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Figure 5.

Epigenetic regulation by HIF‐1. HIF‐1 activates transcription of a gene encoding a histone demethylase (HDM), which modifies chromatin throughout the genome, altering the accessibility of DNA to the transcriptional machinery and thereby regulating the expression of multiple genes.

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Figure 6.

Corepressor function of HIF‐1α. HIF‐1α displaces Myc from binding to the MSH2 gene promoter, thereby repressing transcription of the gene.

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Figure 7.

Coactivator function of HIF‐1α. HIF‐1α binds to the Notch intracellular domain (NICD), which interacts with the DNA‐binding protein CBF‐1 at the Notch response element (NRE) of a Notch target gene (NTG). Recruitment of HIF‐1α augments NICD‐dependent transactivation of the NTG.

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Figure 8.

Regulation of erythropoiesis. In the kidney, hypoxia induces the synthesis of erythropoietin (EPO), which is secreted into the bloodstream. The binding of EPO to EPO receptors located on bone marrow erythroid progenitor cells stimulates their survival, proliferation, and differentiation. Iron is required for the synthesis of hemoglobin by erythroid progenitors. Intestinal iron absorption is controlled by the divalent metal transporter 1 (DMT1), which is induced by hypoxia in a HIF‐2α‐dependent manner. In the liver, hypoxia represses hepcidin production, leading to increased levels of ferroportin, which is required for the mobilization of iron from macrophages that have ingested aged red cells and for the absorption of iron from the intestine. Iron is transported through the blood by transferrin and taken up by erythroid progenitor cells via the transferrin receptor. HIF‐1α and HIF‐2α control erythropoiesis by coordinately regulating the expression of EPO, EPO receptor, transferrin, transferrin receptor, hepcidin, and DMT1.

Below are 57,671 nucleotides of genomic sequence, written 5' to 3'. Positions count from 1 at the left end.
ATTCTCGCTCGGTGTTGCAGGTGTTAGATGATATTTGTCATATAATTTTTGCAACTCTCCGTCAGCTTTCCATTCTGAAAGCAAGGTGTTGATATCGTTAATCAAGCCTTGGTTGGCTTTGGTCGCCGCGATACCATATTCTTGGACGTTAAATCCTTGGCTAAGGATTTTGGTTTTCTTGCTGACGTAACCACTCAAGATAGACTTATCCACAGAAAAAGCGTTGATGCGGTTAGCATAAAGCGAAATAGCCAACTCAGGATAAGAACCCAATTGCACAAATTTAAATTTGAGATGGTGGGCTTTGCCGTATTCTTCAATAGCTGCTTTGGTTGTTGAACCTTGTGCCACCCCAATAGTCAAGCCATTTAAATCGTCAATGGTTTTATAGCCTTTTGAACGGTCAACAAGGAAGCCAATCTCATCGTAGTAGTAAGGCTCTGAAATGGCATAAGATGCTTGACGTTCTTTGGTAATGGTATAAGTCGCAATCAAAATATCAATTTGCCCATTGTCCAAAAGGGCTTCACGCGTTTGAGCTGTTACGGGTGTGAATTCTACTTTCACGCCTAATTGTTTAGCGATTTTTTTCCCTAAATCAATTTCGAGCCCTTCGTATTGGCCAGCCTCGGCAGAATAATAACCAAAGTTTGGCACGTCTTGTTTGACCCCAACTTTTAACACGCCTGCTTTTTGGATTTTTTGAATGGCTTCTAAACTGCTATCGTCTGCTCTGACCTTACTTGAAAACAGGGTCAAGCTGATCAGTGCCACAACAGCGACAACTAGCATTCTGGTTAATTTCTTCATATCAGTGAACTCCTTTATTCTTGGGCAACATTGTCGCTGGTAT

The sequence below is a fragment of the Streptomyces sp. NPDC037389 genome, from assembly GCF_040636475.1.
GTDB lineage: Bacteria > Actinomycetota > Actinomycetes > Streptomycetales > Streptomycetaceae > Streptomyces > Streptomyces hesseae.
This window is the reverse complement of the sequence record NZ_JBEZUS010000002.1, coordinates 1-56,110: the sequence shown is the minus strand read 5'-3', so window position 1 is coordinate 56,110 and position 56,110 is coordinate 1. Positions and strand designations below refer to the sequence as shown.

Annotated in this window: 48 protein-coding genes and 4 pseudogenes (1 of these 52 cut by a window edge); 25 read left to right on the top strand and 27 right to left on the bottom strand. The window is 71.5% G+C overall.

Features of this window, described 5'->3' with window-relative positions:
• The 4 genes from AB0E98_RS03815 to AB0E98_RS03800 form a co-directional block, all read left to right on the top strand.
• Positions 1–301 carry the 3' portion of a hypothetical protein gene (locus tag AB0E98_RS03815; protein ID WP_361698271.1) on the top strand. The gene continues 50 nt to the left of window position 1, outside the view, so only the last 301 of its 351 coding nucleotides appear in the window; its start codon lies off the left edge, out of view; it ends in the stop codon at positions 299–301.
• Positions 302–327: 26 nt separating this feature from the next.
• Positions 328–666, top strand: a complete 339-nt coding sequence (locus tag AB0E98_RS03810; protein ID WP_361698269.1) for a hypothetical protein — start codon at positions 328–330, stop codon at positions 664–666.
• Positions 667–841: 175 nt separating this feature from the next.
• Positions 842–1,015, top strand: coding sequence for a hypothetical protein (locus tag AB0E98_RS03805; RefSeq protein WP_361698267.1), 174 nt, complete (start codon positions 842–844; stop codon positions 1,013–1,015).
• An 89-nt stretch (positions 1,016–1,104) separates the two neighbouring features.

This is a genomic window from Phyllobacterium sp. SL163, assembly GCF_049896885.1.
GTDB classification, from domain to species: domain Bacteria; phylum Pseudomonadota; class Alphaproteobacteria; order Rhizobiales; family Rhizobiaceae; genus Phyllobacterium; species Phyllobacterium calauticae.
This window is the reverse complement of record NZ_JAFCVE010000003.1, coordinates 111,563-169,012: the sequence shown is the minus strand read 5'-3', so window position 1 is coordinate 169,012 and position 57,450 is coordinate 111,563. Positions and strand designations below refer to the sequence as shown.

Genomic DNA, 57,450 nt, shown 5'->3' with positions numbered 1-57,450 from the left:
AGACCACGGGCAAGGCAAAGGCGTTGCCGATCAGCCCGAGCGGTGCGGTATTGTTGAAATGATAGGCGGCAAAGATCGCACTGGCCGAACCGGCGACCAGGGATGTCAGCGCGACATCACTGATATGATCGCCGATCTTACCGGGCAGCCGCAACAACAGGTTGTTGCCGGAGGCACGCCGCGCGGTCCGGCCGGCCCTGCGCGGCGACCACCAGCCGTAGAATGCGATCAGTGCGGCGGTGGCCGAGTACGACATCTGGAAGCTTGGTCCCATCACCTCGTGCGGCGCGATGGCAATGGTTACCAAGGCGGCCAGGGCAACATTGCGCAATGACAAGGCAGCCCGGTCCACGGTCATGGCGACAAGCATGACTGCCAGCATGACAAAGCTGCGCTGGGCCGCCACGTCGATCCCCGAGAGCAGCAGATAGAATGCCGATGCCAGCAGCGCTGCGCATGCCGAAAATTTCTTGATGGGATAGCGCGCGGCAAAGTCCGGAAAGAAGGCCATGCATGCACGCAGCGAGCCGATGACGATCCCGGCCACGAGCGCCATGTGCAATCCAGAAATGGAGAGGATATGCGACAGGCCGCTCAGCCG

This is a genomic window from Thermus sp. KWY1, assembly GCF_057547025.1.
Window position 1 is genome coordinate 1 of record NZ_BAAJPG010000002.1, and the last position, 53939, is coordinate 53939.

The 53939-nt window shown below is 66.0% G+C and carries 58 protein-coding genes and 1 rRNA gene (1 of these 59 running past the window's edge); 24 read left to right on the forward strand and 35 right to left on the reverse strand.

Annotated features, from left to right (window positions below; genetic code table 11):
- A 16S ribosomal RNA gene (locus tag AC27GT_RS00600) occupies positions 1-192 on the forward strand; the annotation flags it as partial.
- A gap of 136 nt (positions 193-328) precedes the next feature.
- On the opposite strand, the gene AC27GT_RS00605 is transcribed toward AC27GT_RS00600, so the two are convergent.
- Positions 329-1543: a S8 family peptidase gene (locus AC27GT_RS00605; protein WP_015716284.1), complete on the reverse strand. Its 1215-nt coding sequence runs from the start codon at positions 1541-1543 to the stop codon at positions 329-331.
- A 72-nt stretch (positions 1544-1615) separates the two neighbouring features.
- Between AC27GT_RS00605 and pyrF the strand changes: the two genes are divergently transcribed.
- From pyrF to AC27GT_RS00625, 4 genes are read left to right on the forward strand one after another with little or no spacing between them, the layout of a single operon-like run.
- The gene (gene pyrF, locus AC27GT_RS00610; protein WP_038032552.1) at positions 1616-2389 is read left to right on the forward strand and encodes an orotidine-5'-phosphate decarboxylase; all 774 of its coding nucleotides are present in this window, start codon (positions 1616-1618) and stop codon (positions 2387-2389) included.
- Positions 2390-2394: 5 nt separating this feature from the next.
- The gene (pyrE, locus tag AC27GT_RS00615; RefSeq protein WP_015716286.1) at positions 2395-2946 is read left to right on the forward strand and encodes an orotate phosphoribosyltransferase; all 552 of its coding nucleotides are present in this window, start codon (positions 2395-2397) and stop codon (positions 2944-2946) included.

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Figure 9.

Pathogenesis of hypoxic pulmonary hypertension. Alveolar hypoxia induces increased HIF‐1 activity leading to transcriptional repression of genes encoding voltage‐gated potassium channels (Kv 1.5 and Kv 2.1) and transcriptional activation of genes encoding channels (TRPC1 and TRPC6), the sodium–hydrogen exchanger 1 (NHE1), and endothelin 1 (EDN1) that alter the intracellular concentrations of potassium [(K+)i], calcium [(Ca2+)i], and hydrogen [(H+)i] ions, leading to smooth muscle cell contraction and proliferation [as well as hypertrophy (not shown)] and consequent reduced luminal diameter of pulmonary arterioles.

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earned her Ph.D. at the University of Pennsylvania and has been at Duke University since 1993. She earned her endowed professorship, the James B. Duke Professor of Cell Biology, for the meaningful discoveries she has made since her postdoctoral work in genetics at the National Institute for Medical Research in London. The broad goal of the research in Dr. Capel’s laboratory is to characterize the cellular and molecular basis of morphogenesis – how the body forms. She uses gonadal (gender/sex) development in the mouse as her model system and investigates a gene she helped discover, Sry, the male sex determining gene. Gonad development is unique in that a single rudimentary tissue can be induced to form one of two different organs, an ovary or testis, and she is learning all she can about this central mystery of biology.